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Indicator of recommended intake
  • No qualified biomarker for sodium status is identified
  • Interactions with potassium intake
Beneficial effects
  • Functions in cells, membranes, muscles and nerves
  • Intake of sodium (NaCl; dietary salt)
Adverse effects of high intake
  • High blood pressure (blood pressure is a risk factor for stroke and cardiovascular events)
  • Sodium intake is associated with mortality
Indicator of adverse effect of high intakes
  • Blood pressure is used as a biomarker
AI (g/d)  
Chronic disease risk reduction (g/d) 
For more information about the health effects, please refer to the background paper by Antti Jula (Jula, 2023).
Dietary intake. The main sources of sodium chloride (NaCl) are bread and other bakery products, meat and fish products and ready meals such as pizza, pie and soups, and table salt. Sodium is usually found in very low concentrations in unprocessed foods. One gram of NaCl (salt) corresponds to about 0.4 g sodium, and 1 g sodium is equivalent to 2.54 g salt. Estimates of sodium intakes have been made with different methodologies, and ranges from about 1.8 g/d to 4.4 g/d (Lemming & Pitsi, 2022).  
Main functions. The volume of the extracellular fluid and the equilibrium between intracellular and extracellular osmolality is controlled by systems transporting sodium into the cell and by the energy-dependent sodium pump (Na+/K+-ATPase) that pumps sodium out of the cell in exchange for potassium.  
Interaction with other nutrients. Renal sodium excretion is closely related to potassium intake, whereas sodium intake normally does not influence potassium excretion (Toft et al., 2023).  
Indicator for recommended intake. There is no sensitive and specific biomarker for estimating sodium status. The impact of sodium on blood pressure is an important indicator of the health impact of sodium as elevated blood pressure is a leading global and Nordic risk factor for premature death and disability (Clarsen, in press).
Main data gaps. A limitation of the current evidence is the lack of a robust biomarker and the limited evidence of health effects of intakes below 1.5 g sodium per day. The currently often used proxy indicator spot urine as a measure of sodium intake instead of the gold standard method, 24-h urinary sodium, is also a limitation (Jula, 2023). Identifying sodium sensitivity among individuals and groups, i.e., the extent that blood pressure responds to changes in sodium intake, is challenging (NASEM, 2019).
Deficiency and risk groups. Sodium deficiency due to low dietary intake is rare. Risk of elevated blood pressure due to high sodium intake increases with ageing.  Acute toxicity with fatal outcomes has been reported with single doses ranging from about 7 g, but smaller amounts may be detrimental for subjects with heart failure, renal failure or decompensated liver cirrhosis (Jula, 2023).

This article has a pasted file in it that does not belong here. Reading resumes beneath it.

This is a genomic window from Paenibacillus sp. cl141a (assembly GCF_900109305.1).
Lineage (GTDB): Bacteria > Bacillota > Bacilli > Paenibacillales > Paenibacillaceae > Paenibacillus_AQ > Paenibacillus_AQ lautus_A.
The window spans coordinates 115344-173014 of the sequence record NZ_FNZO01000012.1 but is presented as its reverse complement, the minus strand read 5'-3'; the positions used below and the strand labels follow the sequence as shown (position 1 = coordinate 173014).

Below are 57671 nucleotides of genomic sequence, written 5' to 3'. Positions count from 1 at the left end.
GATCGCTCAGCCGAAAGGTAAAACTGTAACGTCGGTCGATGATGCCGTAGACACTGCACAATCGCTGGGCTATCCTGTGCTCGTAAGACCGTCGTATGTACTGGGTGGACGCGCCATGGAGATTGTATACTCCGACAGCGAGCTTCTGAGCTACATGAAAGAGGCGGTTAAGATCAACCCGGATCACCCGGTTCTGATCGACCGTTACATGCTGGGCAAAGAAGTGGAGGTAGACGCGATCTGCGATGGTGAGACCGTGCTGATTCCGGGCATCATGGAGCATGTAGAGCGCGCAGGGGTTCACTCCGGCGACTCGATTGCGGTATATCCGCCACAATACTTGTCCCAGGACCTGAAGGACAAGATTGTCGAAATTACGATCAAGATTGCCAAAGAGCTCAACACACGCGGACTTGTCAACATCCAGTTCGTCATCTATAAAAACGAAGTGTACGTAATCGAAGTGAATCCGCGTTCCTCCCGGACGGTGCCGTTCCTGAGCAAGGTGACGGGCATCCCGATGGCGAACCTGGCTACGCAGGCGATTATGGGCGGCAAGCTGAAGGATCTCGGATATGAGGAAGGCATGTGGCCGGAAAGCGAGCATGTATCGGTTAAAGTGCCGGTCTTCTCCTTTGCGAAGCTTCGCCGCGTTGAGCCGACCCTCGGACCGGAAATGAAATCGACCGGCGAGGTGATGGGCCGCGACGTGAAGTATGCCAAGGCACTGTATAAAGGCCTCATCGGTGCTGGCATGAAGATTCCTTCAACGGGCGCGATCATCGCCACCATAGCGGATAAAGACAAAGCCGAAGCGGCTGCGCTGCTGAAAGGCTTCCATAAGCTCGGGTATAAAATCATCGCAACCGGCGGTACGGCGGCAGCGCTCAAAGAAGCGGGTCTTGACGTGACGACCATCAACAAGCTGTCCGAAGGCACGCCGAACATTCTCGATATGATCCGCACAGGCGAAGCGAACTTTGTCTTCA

Dietary reference values. Sodium balance can be maintained at intakes of about 10 mmol (230 mg) per day in adults, corresponding to about 0.6 g of salt (Jula, 2023). An intake of 25 mmol (575 mg) per day, corresponding to about 1.5 g salt, is set as the estimated lower intake level and accounts for variations in physical activity and climate (SCF, 1993). 
Sodium restriction down to a sodium intake level of less than 2 g/d decreases blood pressure linearly by a dose-response manner. Prospective cohort studies indicate that higher sodium intake is associated with an increased risk of stroke and cardiovascular events and mortality among the general adult population. Interventional studies confirm the efficiency and safety of reducing sodium intake to a level of less than 2 g/d (Jula, 2023).
The EFSA Panel considered 2.0 g sodium/day to be a safe and adequate intake for the general EU population of adults (EFSA, 2019b). Also in 2019, the U.S. National Academies of Sciences, Engineering, and Medicine (NASEM) set the reference intake for adults to 1.5 g/d due to limited evidence on health effects of sodium intakes lower than that (NASEM, 2019).
Based on an overall evaluation of the available data in the recent reviews (EFSA, 2019b; NASEM, 2019), the AI in NNR2023 is set to 1.5 g sodium per day (females and males), which corresponds to 3.75 g salt per day.
Reductions in sodium intakes that exceed the chronic disease risk reduction (CDRR) of 2.3 g/d are expected to reduce chronic disease risk within the general population. NNR2023 thus adapts the reasoning from NASEM to recommend limiting intake to 2.3 g/d (about 5.75 g salt).